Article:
TD BANK, N.A., Plaintiff, v. SALVATORE MIRABELLA, Defendant.
No. COA11-1178.
Court of Appeals of North Carolina.
Filed: March 20, 2012.
Defendant appeals an order granting summary judgment in favor of plaintiff. For the following reasons, we reverse and remand for further proceedings consistent with this opinion.

I. Background
On 8 December 2010, plaintiff filed a complaint against defendant alleging “[t]hat the Defendant has failed, refused, and neglected to pay the amount due on” a promissory note (“Note”) of which “Plaintiff is the owner and holder[.]” Plaintiff specifically noted that it “has elected to bring suit on the Note without waiving its right to proceed later, if applicable, to foreclosure the Deed of Trust[.]” Plaintiff requested $204,333.91, the amount owed on the Note, plus interest and attorney’s fees. On 2 March 2011, defendant answered the complaint and denied that plaintiff is the owner and holder of the Note. On 24 June 2011, plaintiff moved for summary judgment. On 25 July 2011, the trial court entered an order granting summary judgment in favor of plaintiff. Defendant appeals.

II. Summary Judgment
The Note in our record is between defendant as borrower and Carolina First Bank as lender. The Note provides that “`You’ and `Your’ refer to the Lender.” The Note further provides that the borrower “promise[s] to pay you or your order, at your address, or at such other location as you may designate, the principal sum of $224,910.00 (Principal) plus interest from February 23, 2008 on the unpaid Principal balance until this Note matures or this obligation is accelerated.” Thus, defendant promised to pay Carolina First Bank or Carolina First Bank’s order.

Defendant contends that “the trial court erred in allowing plaintiff’s motion for summary judgment[,]” (original in all caps), because “TD Bank failed to show that it was the owner and holder of the promissory note upon which it has sued.”

Plaintiff argues that it now stands in the place of Carolina First Bank on the Note due to a merger between it and Carolina First Bank. However, neither the complaint nor any other documents in the record which were presented to the trial court reveal any evidence of a merger or explain why plaintiff is TD Bank instead of Carolina First Bank.

Plaintiff contends that this “Court can and should take judicial notice of the merger in this appeal, regardless of the record below” and directs this Court’s attention to various documents regarding the alleged merger, including documents which appear to have been filed with the Secretary of State of South Carolina. These documents were only provided in the appendix of plaintiff’s brief.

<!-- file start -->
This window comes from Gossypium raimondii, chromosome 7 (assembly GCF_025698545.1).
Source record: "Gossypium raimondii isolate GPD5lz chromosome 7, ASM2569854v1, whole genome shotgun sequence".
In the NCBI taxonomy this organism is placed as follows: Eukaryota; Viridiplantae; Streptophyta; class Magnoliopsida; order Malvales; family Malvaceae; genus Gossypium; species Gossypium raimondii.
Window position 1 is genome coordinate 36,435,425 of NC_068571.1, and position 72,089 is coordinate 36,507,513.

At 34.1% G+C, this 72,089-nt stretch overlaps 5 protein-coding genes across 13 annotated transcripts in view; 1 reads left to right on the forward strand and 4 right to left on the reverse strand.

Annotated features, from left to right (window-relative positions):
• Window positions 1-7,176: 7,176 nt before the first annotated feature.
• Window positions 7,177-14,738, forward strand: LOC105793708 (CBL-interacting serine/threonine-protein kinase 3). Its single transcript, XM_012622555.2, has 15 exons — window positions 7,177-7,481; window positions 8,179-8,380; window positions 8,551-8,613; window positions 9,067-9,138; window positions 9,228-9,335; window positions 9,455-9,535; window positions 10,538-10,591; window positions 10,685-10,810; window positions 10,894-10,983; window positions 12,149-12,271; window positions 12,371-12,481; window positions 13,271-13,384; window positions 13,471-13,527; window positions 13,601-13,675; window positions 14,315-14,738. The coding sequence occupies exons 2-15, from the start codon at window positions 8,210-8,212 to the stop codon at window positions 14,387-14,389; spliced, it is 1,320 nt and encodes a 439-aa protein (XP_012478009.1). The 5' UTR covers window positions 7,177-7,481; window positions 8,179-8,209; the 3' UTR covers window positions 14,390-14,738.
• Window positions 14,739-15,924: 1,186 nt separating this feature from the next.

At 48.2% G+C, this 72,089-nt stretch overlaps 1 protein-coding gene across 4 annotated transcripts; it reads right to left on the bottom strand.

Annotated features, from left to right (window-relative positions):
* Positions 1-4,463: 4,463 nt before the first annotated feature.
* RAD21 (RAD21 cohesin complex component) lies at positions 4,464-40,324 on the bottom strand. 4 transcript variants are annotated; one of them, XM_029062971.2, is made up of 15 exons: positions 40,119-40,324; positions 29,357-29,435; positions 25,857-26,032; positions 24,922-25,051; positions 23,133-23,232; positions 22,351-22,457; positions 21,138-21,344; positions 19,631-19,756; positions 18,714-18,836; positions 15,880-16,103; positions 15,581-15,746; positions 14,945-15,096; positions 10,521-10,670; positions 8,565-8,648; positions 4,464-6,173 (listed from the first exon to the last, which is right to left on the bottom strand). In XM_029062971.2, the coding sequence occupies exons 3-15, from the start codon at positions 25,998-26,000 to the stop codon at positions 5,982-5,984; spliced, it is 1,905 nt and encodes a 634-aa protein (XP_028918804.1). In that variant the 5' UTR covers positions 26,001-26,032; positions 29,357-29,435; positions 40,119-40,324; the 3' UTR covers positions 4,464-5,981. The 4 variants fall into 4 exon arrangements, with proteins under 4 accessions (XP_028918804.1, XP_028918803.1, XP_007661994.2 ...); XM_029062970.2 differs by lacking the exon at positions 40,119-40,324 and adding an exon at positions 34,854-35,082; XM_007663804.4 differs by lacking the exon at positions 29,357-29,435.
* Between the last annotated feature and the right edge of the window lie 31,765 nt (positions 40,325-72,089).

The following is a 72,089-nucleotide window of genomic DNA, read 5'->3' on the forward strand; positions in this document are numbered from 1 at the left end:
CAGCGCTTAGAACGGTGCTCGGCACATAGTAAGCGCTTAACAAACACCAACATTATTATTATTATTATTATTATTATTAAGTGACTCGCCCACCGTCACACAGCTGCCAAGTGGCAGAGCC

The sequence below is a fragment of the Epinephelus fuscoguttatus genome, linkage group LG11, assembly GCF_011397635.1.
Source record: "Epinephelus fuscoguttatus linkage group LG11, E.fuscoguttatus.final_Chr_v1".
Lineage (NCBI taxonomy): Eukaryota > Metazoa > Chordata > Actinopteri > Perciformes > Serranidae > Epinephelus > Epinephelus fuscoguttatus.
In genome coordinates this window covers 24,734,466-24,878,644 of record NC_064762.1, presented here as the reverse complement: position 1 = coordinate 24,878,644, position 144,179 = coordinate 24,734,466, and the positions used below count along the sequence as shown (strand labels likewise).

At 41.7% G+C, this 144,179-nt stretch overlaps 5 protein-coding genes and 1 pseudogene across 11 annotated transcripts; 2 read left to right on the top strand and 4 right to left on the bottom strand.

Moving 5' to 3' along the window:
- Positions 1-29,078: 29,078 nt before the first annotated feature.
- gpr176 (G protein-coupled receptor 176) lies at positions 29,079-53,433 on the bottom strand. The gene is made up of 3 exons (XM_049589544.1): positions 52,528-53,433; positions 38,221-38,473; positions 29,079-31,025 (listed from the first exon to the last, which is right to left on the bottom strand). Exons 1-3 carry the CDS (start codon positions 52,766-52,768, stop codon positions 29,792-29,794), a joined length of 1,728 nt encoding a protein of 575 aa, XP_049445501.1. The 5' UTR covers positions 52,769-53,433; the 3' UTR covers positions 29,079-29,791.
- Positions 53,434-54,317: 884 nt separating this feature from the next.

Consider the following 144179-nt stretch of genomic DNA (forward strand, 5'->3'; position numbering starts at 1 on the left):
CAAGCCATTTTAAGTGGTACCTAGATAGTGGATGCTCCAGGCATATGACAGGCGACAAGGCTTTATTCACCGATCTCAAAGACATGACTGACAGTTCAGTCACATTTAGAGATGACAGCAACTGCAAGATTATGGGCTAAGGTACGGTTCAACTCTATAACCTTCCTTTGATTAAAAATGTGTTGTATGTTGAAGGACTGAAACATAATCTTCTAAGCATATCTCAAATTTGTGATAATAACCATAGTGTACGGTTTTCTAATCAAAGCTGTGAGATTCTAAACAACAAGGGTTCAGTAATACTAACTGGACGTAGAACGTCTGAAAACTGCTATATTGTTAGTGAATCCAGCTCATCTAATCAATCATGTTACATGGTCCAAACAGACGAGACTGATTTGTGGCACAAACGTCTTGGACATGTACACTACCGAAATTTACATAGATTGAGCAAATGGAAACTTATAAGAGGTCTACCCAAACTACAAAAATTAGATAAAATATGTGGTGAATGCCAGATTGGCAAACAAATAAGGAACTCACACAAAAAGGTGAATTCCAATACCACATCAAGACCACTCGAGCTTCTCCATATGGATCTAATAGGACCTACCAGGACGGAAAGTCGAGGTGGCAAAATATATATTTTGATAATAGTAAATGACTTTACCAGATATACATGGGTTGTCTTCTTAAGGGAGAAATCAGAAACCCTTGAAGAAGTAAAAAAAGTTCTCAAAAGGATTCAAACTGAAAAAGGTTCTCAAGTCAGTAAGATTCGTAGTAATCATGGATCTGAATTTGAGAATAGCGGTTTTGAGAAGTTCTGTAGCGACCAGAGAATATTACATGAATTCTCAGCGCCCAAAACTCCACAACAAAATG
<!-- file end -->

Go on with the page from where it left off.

Plaintiff also argues that judicial notice is mandatory, as it has been “requested by a party[,]” and plaintiff has “supplied… the necessary information.” We do not consider plaintiff’s provision of the alleged merger documents as an appendix to its brief as supplying the necessary information under Rule 201. See id. Plaintiff had many options for properly filing its merger documents and yet failed to do so. Plaintiff could have filed an affidavit regarding the alleged merger with the trial court, presented the merger documents as exhibits before the trial court or included the documents in the record on appeal, as a supplement to the record or through a separate motion. Instead, plaintiff provided its only evidence of its alleged merger with First Carolina Bank, a merger which is not even mentioned in the complaint, through the appendix of its brief. Rule 9 of our Rules of Appellate Procedure provides that “[i]n appeals from the trial division of the General Court of Justice, review is solely upon the record on appeal, the verbatim transcript of proceedings, if one is designated, and any other items filed pursuant to this Rule 9.” N.C.R. App. P. 9. In addition, because plaintiff failed to present the merger documents before the trial court, defendant has not had the opportunity to respond fully to the documents included in the appendix to plaintiff’s brief and to the extent defendant has responded it has questioned the authenticity of plaintiff’s documents. We will therefore not take judicial notice of the alleged merger or its effect upon the transaction in this case.

While in certain situations, taking judicial notice of a bank merger may be appropriate, we do not deem it so in this case, where at the summary judgment stage no evidence of the merger was forecast before the trial court, plaintiff failed to properly present evidence of a merger with this Court, and defendant has specifically contested the authenticity of the merger documents provided in the appendix to plaintiff’s brief. However, we do believe that the information presented by plaintiff raises a genuine issue of material fact. We therefore reverse the trial court’s order granting summary judgment and remand for further proceedings. See Mitchell at ___, 705 S.E.2d at 764.

III. Conclusion

For the foregoing reasons, we reverse and remand for further proceedings consistent with this opinion. As we are reversing and remanding this case, we need not address defendant’s other arguments on appeal.


Full opinion below…



T.D. Bank, N.A. v. Mirabella